Are members of Congress dumbing down their discourse?
The Sunlight Foundation determined that Congress is talking at nearly a full grade level below the level at which members spoke seven years ago, according to its study of the Congressional Record—the official record of members' proceedings and speech. The foundation applied the Flesch-Kincaid grade level test to congressional conversations and found that today's Congress speaks "at about a 10.6 grade level, down from 11.5 in 2005," senior fellow Lee Drutman wrote in his analysis. Sunlight also found that the newest as well as the most conservative members of Congress on average speak at the lowest grade level.
The following is a Sunlight Foundation graphic charting the grade levels of members' speeches:
Republican Rep. Mick Mulvaney of South Carolina scored lowest with a 7.9 grade level average for his speech. But he told Yahoo News Monday that although he doesn't believe anyone equates "sentence length" and the "polysyllabic nature of words" with intelligence, his ranking is something to be proud of.
"I see it as an affirmation that we're doing something right," Mulvaney said of his fellow bottom-tier representatives. "You've got to speak clearly and concisely," Mulvaney said, if you want people to know what you believe.
He noted that he and some of his fellow bottom-rankers, including Republican Reps. Rob Woodall of Georgia and Sean Duffy of Wisconsin, speak extemporaneously and don't use prepared notes. "This is a group of people who are trying to sound like ordinary people and not like politicians," Mulvaney said.
Ranking one step above Mulvaney was Woodall, then Sen. Rand Paul of Kentucky, Duffy and in fifth place, Rep. Todd Akin of Missouri—all Republicans.
Leading the list as the most advanced speaker is Republican Rep. Dan Lungren of California, who speaks like a college senior. He is followed by Democratic Rep. Lucille Roybal-Allard of California, Democratic Sen. Daniel Akaka of Hawaii, Republican Rep. Jim Gerlach of Pennsylvania and Republican Rep. Tom Petri of Wisconsin. (A complete ranking of members can be found here.)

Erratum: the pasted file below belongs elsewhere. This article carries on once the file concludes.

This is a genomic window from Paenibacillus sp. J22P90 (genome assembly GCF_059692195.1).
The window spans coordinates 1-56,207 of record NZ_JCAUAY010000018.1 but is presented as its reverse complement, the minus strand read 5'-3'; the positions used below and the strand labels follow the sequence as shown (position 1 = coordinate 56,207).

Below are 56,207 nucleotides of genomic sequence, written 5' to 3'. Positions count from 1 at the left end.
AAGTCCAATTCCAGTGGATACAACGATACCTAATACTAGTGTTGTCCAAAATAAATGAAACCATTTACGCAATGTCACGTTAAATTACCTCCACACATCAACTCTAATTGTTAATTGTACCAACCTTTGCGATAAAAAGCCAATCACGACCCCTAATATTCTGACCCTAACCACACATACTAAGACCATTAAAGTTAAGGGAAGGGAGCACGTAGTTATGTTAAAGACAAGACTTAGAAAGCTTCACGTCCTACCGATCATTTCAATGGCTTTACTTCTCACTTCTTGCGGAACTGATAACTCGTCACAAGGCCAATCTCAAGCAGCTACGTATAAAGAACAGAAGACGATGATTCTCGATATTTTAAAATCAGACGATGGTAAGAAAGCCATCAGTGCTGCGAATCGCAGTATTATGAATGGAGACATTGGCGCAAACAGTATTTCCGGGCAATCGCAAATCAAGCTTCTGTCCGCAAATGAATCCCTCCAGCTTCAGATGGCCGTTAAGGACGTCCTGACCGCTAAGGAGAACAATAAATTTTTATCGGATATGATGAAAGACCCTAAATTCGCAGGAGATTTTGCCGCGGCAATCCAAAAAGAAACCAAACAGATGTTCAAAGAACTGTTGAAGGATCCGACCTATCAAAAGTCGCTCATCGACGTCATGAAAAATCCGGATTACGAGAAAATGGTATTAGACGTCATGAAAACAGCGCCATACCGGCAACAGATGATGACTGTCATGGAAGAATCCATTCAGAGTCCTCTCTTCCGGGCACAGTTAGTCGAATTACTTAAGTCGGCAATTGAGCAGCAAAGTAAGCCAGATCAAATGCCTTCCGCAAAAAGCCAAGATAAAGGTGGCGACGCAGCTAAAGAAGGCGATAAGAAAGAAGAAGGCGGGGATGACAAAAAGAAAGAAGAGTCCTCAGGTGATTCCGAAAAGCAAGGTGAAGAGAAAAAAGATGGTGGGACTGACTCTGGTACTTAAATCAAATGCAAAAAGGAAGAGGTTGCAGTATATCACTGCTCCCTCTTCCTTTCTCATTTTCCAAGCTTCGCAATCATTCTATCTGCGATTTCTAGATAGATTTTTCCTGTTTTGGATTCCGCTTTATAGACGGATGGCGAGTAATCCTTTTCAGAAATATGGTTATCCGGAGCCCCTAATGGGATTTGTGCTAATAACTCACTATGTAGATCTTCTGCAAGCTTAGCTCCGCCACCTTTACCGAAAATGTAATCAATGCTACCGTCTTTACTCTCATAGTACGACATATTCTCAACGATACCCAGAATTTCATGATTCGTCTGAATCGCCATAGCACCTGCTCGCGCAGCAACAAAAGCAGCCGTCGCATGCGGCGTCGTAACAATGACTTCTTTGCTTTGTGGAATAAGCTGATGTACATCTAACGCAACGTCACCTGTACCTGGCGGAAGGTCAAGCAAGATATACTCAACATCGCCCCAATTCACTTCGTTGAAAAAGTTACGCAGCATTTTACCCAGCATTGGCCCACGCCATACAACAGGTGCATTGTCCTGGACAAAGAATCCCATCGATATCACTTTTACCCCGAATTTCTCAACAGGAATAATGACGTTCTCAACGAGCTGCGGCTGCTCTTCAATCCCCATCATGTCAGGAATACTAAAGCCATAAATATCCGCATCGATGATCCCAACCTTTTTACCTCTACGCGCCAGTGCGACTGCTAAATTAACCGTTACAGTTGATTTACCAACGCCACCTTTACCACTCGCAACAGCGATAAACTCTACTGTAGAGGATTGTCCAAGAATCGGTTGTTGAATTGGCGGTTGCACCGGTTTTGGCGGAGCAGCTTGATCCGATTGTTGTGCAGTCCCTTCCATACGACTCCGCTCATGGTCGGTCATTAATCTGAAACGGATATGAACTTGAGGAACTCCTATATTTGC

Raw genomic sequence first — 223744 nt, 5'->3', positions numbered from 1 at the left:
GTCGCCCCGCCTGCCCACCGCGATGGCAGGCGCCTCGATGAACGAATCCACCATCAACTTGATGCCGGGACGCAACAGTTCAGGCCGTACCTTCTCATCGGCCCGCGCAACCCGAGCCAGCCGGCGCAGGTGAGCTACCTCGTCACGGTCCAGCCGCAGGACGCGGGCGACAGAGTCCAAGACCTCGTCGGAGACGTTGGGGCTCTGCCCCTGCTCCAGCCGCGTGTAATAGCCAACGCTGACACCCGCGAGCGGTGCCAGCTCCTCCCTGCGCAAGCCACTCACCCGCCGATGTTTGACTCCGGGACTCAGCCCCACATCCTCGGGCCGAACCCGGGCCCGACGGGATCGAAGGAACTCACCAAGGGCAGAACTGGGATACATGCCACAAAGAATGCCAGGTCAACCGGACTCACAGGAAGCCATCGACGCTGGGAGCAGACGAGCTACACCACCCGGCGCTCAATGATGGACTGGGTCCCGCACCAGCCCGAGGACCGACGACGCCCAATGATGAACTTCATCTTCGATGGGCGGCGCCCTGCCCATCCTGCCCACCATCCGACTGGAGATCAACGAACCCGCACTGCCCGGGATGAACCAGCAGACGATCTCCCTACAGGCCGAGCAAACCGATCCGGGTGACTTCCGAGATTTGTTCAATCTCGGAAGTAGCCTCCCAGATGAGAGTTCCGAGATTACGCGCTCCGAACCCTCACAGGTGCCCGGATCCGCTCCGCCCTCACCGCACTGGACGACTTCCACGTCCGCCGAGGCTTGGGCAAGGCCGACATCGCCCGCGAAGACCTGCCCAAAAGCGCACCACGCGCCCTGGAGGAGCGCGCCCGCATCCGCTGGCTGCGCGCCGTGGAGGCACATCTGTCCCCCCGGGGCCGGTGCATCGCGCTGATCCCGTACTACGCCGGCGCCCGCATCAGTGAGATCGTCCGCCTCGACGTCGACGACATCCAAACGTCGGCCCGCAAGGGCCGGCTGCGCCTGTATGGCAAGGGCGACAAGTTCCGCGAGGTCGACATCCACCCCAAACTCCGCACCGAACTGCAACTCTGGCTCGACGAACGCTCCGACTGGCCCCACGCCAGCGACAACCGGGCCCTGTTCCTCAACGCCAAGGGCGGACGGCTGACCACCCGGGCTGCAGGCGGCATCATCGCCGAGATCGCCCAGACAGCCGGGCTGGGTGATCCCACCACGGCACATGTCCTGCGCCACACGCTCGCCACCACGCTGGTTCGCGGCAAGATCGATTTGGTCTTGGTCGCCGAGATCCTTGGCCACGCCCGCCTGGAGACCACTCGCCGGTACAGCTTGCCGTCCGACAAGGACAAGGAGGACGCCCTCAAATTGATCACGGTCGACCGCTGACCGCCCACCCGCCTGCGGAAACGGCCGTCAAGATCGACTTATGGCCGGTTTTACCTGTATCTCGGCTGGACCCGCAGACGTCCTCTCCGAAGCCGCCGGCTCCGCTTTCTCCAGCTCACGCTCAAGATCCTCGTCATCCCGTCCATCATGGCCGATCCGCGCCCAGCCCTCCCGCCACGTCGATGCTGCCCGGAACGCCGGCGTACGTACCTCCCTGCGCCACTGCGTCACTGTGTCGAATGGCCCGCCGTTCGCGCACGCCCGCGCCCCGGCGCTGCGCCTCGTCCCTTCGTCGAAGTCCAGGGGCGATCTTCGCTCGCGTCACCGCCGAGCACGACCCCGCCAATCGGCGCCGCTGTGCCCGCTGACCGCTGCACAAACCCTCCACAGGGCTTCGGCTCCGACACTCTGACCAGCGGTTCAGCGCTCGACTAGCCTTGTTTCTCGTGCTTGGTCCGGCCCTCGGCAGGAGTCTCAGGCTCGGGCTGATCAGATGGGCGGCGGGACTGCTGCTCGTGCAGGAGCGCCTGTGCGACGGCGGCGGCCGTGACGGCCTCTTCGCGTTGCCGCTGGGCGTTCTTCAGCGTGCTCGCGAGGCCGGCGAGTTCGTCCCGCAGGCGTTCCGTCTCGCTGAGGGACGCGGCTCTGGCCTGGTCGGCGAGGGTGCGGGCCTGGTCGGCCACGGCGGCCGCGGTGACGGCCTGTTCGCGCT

So how to explain both the overall drop in grade level average and the conservative-heavy bottom tier?
Drutman emphasized in an interview with Yahoo News that the exact cause is difficult to determine, but the foundation's report concludes that an influx of new members is dragging down the grade level average for Congress overall. But Drutman said the results are neither good nor bad, in his opinion.
"On one hand, you might be concerned that members are speaking at a lower level," Drutman said. But he added on the other, "You might see it as just members speaking more directly to their constituents and being more accessible and plain-spoken."
Drutman noted that many public speakers, writers and others are educated on how to speak and write in simple terms to reach the widest audience.
Drutman said the shift "reflects some of the ways the institution has changed" and said the study was conducted in the "spirit of fun" and was not intended to "pass judgement."
It should be noted that the Congressional Record can be amended by members, meaning they can insert speeches they never actually issued and modify those they did issue. Drutman said he has no data to base a guess on how that may shape the grade level results overall.
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